Krishnan adds: “She is able to transfer emotions from brain-blood to paper-print almost without dilution. I often wonder how much more intense her thoughts must have been before that first translature. The unique thing about her is that she is unafraid to go to the end of her thoughts and this she does with complete integrity.”
“My father too once forgot me on the road,” Meera writes in the introduction to Aa Maratheyum... Her strained relationship with her late father, and a particularly turbulent family life, has remained an open wound. “Out of love, he became possessive…. He tried to impose obedience. The moment I feel somebody is imposing something on me, I turn rebellious,” she says.
Meera’s feeling of claustrophobia increased as she grew older and her movement became more and more restricted, with not even a library visit allowed, in order to “protect” her. “It was a very severe crime to talk to a boy,” she says.
Memories from her life, even dreams, are often where Meera’s stories emerge from. A particularly shocking blow of betrayal in Aa Maratheyum..., too, came from a dream she once had: “I had a nightmare. I saw myself naked, betrayed, and trapped inside a room with transparent glass walls…”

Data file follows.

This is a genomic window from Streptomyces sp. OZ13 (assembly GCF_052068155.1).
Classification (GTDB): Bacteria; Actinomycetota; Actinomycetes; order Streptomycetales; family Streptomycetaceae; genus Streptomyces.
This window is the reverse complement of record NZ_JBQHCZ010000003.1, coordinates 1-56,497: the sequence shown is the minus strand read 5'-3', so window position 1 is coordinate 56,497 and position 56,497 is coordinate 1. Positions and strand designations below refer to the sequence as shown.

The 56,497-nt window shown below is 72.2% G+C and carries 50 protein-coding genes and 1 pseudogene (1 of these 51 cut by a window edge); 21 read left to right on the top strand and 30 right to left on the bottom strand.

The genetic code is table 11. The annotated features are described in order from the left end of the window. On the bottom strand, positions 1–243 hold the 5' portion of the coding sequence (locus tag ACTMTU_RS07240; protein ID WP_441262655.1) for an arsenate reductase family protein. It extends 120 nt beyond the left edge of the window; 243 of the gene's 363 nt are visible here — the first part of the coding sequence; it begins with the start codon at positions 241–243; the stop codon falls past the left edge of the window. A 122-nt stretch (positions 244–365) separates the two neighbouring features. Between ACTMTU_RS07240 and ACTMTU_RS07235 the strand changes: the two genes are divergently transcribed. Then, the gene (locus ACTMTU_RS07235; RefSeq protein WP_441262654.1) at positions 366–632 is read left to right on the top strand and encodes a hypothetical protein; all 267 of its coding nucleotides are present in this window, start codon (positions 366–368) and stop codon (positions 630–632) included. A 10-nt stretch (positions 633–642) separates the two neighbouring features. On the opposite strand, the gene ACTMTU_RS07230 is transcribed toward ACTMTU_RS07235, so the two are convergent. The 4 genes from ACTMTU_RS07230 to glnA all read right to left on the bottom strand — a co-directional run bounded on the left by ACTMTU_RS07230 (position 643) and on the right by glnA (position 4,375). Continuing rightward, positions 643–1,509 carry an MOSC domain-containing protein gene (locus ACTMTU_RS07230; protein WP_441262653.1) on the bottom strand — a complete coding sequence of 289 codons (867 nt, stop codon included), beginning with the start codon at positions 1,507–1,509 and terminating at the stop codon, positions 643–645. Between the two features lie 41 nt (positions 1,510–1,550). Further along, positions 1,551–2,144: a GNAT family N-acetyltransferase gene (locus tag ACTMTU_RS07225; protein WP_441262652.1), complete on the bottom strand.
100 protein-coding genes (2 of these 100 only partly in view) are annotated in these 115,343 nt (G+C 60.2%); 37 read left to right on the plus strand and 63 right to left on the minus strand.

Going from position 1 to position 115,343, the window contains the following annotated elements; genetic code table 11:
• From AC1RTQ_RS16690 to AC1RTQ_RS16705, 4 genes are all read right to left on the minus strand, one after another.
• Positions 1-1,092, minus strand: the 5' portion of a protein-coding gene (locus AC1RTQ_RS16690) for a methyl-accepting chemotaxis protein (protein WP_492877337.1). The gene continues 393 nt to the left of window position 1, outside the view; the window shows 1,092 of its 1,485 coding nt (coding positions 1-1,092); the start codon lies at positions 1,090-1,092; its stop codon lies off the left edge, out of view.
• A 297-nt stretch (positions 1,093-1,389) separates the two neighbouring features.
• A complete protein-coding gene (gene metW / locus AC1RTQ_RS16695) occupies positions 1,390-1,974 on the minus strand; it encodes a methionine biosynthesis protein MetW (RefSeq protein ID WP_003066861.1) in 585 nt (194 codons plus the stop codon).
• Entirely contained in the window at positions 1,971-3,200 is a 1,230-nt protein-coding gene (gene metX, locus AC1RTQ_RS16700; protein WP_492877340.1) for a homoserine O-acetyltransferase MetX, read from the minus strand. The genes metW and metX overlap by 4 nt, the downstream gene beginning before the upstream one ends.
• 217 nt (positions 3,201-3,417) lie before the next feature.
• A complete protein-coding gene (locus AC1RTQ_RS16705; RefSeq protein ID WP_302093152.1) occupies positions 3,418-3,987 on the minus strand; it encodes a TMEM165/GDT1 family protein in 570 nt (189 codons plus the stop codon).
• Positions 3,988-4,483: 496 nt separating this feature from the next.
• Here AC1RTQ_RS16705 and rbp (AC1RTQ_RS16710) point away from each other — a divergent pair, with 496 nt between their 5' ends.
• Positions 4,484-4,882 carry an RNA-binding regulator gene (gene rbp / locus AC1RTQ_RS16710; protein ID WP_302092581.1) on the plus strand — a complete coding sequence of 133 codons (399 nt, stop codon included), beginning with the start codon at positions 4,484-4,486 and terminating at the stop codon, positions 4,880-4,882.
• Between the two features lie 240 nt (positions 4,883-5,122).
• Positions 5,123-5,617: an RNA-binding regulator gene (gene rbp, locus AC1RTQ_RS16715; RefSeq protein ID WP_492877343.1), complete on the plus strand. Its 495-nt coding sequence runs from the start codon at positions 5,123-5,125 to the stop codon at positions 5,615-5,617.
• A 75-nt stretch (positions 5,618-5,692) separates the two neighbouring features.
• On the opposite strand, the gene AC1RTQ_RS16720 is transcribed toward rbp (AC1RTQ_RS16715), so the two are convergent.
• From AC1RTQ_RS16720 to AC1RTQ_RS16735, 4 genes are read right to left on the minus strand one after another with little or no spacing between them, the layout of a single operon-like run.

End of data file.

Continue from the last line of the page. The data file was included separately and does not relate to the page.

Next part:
As a teenager , when she started writing (this phase stopped at 17 after she discovered the masters of literature, and felt she couldn’t compete with them), Meera says she would “rewrite my own experience… That is the way I became a writer, repairing my own life.”
The personal never left her stories. Her heroines, Radhika, Tulsi, Chetna, even Prema from The Gospel Of Yudas, seem to merge into one another in the way they encapsulate the condition of women. “She’s like a young painter making sketches. Some figures may appear again and again—the wronged wife, heartless man—(creating) a unique impression,” Devika points out.
It’s unsurprising that a number of women indirectly influenced Meera’s decision to be an author. As a child, she says she was most indebted to her mother, who taught in a college, for getting her books. “Actually, I have many mothers,” she says. Her mother’s colleagues took as much of an interest in Meera’s readings. In particular, Meera remembers the respect her mother’s friend, the writer M.D. Ratnamma, used to get—“I thought to be a writer was something important; even my mother used to talk of her as someone special.”